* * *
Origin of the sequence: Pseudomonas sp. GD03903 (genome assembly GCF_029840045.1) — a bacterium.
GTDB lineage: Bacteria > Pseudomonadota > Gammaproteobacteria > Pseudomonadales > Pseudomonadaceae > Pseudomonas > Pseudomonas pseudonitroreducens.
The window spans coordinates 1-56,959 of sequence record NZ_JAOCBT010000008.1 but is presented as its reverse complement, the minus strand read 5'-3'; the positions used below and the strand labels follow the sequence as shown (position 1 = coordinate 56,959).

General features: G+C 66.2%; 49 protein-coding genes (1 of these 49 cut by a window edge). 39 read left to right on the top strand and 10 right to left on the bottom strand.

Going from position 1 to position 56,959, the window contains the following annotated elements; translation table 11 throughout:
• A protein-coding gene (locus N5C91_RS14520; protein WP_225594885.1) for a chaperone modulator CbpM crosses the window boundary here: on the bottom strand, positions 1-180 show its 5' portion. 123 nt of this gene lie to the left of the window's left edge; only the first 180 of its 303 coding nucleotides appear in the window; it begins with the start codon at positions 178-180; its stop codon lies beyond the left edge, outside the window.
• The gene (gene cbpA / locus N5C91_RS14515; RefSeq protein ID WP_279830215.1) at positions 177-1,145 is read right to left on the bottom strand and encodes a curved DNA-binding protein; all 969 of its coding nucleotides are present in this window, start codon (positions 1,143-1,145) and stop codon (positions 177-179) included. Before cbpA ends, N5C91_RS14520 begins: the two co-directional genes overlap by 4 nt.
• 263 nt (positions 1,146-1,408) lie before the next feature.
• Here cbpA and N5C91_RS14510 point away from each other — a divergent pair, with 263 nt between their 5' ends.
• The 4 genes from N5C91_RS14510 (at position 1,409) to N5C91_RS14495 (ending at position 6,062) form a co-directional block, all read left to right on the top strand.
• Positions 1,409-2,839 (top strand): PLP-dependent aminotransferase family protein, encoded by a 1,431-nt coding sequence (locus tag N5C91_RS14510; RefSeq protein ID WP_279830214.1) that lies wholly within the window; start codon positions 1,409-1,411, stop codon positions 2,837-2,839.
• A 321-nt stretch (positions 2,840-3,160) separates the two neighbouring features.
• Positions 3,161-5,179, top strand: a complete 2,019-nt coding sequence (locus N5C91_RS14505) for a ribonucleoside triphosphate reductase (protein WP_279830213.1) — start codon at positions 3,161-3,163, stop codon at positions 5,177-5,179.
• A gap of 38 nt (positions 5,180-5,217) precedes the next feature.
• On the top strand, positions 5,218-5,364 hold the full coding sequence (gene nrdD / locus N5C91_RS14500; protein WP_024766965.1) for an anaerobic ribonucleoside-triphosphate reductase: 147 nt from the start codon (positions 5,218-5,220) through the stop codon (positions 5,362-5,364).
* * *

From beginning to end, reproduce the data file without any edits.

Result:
Origin of the sequence: Pseudomonas sp. GD03903 (genome assembly GCF_029840045.1) — a bacterium.
GTDB lineage: Bacteria > Pseudomonadota > Gammaproteobacteria > Pseudomonadales > Pseudomonadaceae > Pseudomonas > Pseudomonas pseudonitroreducens.
The window spans coordinates 1-56,959 of sequence record NZ_JAOCBT010000008.1 but is presented as its reverse complement, the minus strand read 5'-3'; the positions used below and the strand labels follow the sequence as shown (position 1 = coordinate 56,959).

General features: G+C 66.2%; 49 protein-coding genes (1 of these 49 cut by a window edge). 39 read left to right on the top strand and 10 right to left on the bottom strand.

Going from position 1 to position 56,959, the window contains the following annotated elements; translation table 11 throughout:
• A protein-coding gene (locus N5C91_RS14520; protein WP_225594885.1) for a chaperone modulator CbpM crosses the window boundary here: on the bottom strand, positions 1-180 show its 5' portion. 123 nt of this gene lie to the left of the window's left edge; only the first 180 of its 303 coding nucleotides appear in the window; it begins with the start codon at positions 178-180; its stop codon lies beyond the left edge, outside the window.
• The gene (gene cbpA / locus N5C91_RS14515; RefSeq protein ID WP_279830215.1) at positions 177-1,145 is read right to left on the bottom strand and encodes a curved DNA-binding protein; all 969 of its coding nucleotides are present in this window, start codon (positions 1,143-1,145) and stop codon (positions 177-179) included. Before cbpA ends, N5C91_RS14520 begins: the two co-directional genes overlap by 4 nt.
• 263 nt (positions 1,146-1,408) lie before the next feature.
• Here cbpA and N5C91_RS14510 point away from each other — a divergent pair, with 263 nt between their 5' ends.
• The 4 genes from N5C91_RS14510 (at position 1,409) to N5C91_RS14495 (ending at position 6,062) form a co-directional block, all read left to right on the top strand.
• Positions 1,409-2,839 (top strand): PLP-dependent aminotransferase family protein, encoded by a 1,431-nt coding sequence (locus tag N5C91_RS14510; RefSeq protein ID WP_279830214.1) that lies wholly within the window; start codon positions 1,409-1,411, stop codon positions 2,837-2,839.
• A 321-nt stretch (positions 2,840-3,160) separates the two neighbouring features.
• Positions 3,161-5,179, top strand: a complete 2,019-nt coding sequence (locus N5C91_RS14505) for a ribonucleoside triphosphate reductase (protein WP_279830213.1) — start codon at positions 3,161-3,163, stop codon at positions 5,177-5,179.
• A gap of 38 nt (positions 5,180-5,217) precedes the next feature.
• On the top strand, positions 5,218-5,364 hold the full coding sequence (gene nrdD / locus N5C91_RS14500; protein WP_024766965.1) for an anaerobic ribonucleoside-triphosphate reductase: 147 nt from the start codon (positions 5,218-5,220) through the stop codon (positions 5,362-5,364).